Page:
That small market is reflected in the price, which is also set to help keep secrets secret. Thus, a new idea marketed on a DVD might contain an hour or so of content—usually the performance, the secret, and explanation of any necessary advance work. (Spoiler alert: honest magicians admit that they’re sneaky; they don’t claim actual magical powers.) A DVD like that might sell for anywhere from $20 to $60. Books are similar. If there are additional props that come with the purchase, the price may be higher.
Magicians guard their secrets, especially those that are being marketed. United States intellectual property law helps protect the secrets. Thus, a purchaser cannot buy a DVD (or download a file), copy it, and re-sell or post it online. It would violate magician codes, but it would also be against federal law.
Unfortunately, Chinese dealers do just that. They buy a $30 video, copy it, then sell unlimited copies of it for, say, $3. Sometimes these get posted on eBay, but when brought to that company’s attention, eBay will remove them. Other sites, especially those based in China, don’t seem to care. They continue to sell the bootleg video or pdf file. That’s because China doesn’t protect the intellectual property of American goods.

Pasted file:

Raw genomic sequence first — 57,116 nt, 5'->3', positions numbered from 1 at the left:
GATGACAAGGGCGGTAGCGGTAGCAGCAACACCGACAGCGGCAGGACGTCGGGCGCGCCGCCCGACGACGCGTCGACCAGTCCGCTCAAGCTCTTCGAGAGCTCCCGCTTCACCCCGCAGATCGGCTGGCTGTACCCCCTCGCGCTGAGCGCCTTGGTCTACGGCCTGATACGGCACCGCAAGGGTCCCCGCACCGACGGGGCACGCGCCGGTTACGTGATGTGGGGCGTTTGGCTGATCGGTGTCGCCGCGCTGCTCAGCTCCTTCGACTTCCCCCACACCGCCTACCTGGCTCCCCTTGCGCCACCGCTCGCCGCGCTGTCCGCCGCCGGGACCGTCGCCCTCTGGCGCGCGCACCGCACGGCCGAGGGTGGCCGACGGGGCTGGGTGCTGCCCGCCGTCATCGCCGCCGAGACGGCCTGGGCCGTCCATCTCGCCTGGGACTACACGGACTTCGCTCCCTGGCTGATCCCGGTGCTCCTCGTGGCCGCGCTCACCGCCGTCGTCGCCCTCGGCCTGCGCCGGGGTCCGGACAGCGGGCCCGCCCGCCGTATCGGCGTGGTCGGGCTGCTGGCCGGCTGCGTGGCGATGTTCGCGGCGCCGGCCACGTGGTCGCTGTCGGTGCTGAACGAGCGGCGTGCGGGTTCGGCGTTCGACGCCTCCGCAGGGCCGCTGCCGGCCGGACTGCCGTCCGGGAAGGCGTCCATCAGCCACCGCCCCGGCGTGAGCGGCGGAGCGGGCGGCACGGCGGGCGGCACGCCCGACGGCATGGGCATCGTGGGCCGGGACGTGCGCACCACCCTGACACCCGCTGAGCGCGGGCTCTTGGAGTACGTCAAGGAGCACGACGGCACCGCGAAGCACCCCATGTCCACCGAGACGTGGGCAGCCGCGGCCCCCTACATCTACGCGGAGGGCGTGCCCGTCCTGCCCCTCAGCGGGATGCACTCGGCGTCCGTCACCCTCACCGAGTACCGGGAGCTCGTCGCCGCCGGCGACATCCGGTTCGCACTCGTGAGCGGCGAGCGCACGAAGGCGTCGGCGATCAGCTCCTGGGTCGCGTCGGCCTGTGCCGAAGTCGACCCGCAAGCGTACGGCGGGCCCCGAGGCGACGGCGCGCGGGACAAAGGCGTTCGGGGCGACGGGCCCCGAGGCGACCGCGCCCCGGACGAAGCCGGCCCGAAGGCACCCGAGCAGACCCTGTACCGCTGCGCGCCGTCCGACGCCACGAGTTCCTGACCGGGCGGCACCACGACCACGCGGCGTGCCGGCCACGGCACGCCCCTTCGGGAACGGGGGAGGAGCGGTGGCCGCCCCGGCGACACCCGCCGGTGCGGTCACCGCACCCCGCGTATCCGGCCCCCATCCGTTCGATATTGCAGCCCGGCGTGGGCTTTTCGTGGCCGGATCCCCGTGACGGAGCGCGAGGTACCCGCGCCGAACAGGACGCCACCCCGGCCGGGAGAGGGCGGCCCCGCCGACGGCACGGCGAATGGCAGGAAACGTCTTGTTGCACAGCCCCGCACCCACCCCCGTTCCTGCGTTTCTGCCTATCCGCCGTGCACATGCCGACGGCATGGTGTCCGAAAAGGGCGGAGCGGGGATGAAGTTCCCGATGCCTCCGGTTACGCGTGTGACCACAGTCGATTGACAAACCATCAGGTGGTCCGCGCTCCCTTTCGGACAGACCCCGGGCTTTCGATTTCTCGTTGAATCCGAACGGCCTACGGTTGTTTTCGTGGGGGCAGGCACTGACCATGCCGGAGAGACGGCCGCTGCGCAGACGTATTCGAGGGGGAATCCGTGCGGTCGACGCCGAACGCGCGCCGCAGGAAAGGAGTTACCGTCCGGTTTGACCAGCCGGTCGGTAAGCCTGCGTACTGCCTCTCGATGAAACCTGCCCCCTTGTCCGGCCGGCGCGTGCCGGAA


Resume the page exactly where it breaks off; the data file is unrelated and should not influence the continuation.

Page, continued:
This is not limited to magic. This same story could be told about music, movies, or other print material.
When the pandemic is over, and things start to return to normal, the United States will have to re-think many things, including its economic relationship with China. When that happens, respect for and an agreement to protect the intellectual property of American citizens needs to be part of the deal. There’s no room for tricks about that.
Ronald J. Rychlak is the Jamie L. Whitten chair in law and government at the University of Mississippi. He is the author of several books, including “Hitler, the War, and the Pope,” “Disinformation” (co-authored with Ion Mihai Pacepa), and “The Persecution and Genocide of Christians in the Middle East” (co-edited with Jane Adolphe).
Views expressed in this article are the opinions of the author and do not necessarily reflect the views of The Epoch Times.